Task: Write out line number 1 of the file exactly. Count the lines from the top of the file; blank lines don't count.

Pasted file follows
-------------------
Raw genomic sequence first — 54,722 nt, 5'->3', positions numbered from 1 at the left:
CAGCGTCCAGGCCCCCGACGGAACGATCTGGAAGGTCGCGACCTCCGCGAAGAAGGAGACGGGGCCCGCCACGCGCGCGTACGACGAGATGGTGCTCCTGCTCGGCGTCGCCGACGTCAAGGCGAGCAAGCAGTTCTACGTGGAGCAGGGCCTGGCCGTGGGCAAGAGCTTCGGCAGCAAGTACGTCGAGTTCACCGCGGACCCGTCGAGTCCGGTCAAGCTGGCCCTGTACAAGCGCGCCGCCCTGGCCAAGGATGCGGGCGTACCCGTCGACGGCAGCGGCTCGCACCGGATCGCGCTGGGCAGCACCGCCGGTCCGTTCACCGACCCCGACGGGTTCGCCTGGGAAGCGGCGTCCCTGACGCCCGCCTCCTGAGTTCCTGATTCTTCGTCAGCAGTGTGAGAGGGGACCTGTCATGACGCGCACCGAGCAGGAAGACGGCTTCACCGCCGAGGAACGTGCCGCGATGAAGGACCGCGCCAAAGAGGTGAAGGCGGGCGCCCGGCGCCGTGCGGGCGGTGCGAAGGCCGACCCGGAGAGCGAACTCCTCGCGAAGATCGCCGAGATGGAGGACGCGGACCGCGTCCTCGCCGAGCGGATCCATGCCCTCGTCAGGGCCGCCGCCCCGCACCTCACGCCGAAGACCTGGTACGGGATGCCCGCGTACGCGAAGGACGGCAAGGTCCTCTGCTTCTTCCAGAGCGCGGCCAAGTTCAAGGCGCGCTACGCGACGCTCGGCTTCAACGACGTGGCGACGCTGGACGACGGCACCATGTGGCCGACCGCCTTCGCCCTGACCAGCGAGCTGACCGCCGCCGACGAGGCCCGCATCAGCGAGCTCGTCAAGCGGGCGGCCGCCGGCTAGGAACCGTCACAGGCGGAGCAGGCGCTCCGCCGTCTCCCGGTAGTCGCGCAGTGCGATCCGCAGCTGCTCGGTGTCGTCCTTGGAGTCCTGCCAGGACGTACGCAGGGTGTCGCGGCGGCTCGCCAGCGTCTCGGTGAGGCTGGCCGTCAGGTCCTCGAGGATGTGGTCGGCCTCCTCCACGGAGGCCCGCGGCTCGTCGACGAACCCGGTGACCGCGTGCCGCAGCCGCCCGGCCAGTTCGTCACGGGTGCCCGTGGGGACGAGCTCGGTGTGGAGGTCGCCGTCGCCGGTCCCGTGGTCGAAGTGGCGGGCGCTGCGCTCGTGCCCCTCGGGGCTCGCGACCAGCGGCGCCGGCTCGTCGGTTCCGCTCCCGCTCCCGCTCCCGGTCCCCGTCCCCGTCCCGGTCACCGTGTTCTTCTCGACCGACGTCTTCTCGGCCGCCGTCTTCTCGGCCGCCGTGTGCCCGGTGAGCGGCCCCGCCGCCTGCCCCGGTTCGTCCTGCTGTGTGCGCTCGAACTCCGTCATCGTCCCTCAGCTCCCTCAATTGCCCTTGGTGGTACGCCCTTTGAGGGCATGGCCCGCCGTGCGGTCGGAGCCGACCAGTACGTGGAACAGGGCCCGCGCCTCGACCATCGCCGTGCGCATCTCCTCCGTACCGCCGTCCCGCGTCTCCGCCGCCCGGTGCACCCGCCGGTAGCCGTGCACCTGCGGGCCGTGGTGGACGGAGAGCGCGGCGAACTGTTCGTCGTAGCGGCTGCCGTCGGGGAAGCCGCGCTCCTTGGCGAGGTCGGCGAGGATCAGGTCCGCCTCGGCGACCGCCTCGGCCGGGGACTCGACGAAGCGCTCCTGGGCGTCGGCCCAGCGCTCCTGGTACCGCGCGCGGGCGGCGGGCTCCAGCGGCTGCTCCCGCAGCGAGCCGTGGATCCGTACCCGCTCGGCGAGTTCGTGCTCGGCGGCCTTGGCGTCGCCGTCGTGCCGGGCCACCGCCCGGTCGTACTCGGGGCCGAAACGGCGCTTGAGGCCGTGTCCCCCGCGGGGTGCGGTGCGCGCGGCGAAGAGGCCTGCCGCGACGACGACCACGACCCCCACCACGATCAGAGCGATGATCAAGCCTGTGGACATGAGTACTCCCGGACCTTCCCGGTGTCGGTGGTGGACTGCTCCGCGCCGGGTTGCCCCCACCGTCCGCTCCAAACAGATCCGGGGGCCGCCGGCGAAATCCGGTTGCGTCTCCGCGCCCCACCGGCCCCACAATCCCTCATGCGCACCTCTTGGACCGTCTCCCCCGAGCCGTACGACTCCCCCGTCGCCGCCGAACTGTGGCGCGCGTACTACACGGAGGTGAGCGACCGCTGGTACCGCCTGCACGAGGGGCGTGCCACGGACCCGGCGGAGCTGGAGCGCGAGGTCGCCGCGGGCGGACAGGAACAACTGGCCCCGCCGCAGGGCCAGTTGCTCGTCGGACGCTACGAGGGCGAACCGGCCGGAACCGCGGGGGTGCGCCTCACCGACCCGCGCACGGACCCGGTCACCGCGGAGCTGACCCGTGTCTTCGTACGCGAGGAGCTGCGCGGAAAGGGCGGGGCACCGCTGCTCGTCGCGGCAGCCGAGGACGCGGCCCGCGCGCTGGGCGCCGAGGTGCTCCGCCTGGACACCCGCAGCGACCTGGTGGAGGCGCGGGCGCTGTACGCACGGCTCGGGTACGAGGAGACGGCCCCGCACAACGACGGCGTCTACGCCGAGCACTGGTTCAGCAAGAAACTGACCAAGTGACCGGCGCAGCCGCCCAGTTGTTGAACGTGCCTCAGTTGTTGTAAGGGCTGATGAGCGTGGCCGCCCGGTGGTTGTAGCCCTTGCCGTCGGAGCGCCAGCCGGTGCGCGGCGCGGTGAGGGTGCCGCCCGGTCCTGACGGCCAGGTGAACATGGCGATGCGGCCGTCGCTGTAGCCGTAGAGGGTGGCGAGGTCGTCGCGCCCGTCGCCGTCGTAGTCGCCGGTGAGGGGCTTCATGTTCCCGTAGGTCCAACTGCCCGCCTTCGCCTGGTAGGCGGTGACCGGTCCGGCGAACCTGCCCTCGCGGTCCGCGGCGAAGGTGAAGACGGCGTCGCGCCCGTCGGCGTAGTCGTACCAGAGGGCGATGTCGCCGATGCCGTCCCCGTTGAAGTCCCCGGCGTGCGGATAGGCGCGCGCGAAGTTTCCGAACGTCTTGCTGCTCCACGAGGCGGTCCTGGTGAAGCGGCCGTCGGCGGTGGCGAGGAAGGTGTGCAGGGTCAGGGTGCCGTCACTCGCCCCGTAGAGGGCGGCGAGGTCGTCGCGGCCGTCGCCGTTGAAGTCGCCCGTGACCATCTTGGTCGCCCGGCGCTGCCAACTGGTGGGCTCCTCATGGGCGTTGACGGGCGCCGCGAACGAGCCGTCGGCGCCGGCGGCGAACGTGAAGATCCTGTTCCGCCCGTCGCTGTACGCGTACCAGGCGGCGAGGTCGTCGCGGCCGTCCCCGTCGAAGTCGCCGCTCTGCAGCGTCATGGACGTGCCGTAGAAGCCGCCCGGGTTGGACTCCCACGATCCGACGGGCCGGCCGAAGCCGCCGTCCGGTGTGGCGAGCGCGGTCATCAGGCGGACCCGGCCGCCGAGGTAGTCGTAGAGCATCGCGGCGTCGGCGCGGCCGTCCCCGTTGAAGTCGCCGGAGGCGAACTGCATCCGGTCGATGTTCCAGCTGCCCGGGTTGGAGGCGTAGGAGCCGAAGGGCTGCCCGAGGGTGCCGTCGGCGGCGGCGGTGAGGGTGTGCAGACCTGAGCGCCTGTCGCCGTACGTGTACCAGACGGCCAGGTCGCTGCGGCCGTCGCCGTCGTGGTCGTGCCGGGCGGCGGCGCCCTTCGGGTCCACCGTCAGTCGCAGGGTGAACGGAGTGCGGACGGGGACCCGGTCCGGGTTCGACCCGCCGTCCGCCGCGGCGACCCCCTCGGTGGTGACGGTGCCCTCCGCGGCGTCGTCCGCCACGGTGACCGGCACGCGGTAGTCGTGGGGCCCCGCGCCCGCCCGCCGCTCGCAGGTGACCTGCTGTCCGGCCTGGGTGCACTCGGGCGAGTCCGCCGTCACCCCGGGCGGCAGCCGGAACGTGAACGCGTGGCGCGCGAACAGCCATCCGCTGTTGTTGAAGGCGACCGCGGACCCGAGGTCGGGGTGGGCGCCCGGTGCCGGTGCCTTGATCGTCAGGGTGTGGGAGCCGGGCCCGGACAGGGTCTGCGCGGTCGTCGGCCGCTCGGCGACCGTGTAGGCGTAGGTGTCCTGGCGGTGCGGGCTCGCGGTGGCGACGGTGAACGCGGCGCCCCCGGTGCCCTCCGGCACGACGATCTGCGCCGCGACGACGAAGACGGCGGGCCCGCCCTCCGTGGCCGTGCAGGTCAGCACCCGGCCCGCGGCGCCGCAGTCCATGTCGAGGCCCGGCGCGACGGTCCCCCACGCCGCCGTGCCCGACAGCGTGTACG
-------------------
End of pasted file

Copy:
Raw genomic sequence first — 54,722 nt, 5'->3', positions numbered from 1 at the left: